You are ready to think of applying for a leadership team position when you have at least three years' middle management experience and have led a team of teachers through a range of situations, leaving a "mark of improvement"
on the way they work.
But you increase your likelihood of getting into a leadership team if you consider other important criteria for getting shortlisted for a senior post.
A competent and convincing candidate for senior management will have good knowledge and opinions about all the latest educational issues, even if they are not necessarily applying for a job that demands a detailed appreciation of them all. The best information is drip fed to you every week in The TES. Other good sources of information are the Guardian and Independent education pages and the teaching union magazines.
Reading educational books that investigate a topic more deeply is also useful from time to time. Some teachers never read a book on educational theory or practice after leaving college, which does not say a lot for their genuine interest in some important research and reflection from others in the field.
Some schools look for evidence of a broader span of educational knowledge through a higher degree, such as a masters in education. There is a huge selection of part-time courses on offer, including from the Open University.
Many Masters include modules that require you to put theory into practice by setting up some action research in your own school around some aspect of curriculum improvement. This is a practical way of rolling up your sleeves and getting direct experience of a whole-school project, so vital for successful senior management job applications.
Even if you have not done a further qualification to broaden your knowledge of educational issues, schools will want to see that you have been able to follow through a curriculum initiative at department level.
Most schools will expect you to be able to talk about aspects of your work with clarity and enthusiasm. Within that, they will also want you to show how you have analysed a problem, planned a solution and worked with a team of teachers to carry out the plan.
Most important is how honest and analytical you are at reflecting on the success and failure of what you set out to achieve. These skills and experience are just as essential at senior management level on the bigger whole-school stage.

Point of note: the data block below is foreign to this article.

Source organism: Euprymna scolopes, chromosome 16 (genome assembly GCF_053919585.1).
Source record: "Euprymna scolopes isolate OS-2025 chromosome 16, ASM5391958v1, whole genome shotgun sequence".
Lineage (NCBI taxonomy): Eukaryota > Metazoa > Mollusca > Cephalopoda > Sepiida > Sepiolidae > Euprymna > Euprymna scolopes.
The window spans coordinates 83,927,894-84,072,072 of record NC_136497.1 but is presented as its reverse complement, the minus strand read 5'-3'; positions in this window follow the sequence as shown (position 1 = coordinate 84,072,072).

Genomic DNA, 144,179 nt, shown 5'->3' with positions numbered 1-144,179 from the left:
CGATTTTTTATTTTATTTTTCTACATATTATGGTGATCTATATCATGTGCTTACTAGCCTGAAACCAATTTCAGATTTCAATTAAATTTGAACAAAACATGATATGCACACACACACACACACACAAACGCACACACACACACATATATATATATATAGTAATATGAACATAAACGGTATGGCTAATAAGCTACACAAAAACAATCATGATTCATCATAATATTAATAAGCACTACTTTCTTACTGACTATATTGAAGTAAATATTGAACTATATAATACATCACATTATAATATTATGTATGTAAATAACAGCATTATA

It is desirable, though not always mandatory, to gain some experience of strategic whole-school management. This can be done on a voluntary basis by shadowing a senior manager, or by asking to be given a temporary responsibility for a whole-school process, again either workingvoluntarily or, better still, with you being paid for acting up in a senior post.
An obvious activity that would make you invaluable as an extra pair of hands in your school could be helping with timetabling.
You will know when you are ready for senior management when the combination of your experience as a classroom teacher, middle manager and "human being"
help you to construct your own guiding principles about the part you want to play in the life of a school. The shorthand for this is a personal educational vision.
Mine has increasingly centred around a search for new solutions to old problems. My method of going about it has usually been to probe a problem as deeply and honestly as possible, to find out what the real sticking point is. As a set of principles, it influences the way I lead other teachers on any aspect of school life.
You need something personally important to hold on to, when all around you absurd targets are being set and unrealistic policies are being forced down from on high.
Having your own core educational values is vital because, as a senior manager, you will often have to be cunning at adapting ill-thought-out government initiatives.
Paul Blum is a senior manager in a London school
You are ready for senior management when:
* you have a clearly-formed educational vision;
* a good knowledge of all the key issues of school life.
You can help develop these by:
* getting a masters in education,
* asking for an experience of a whole-school management issue.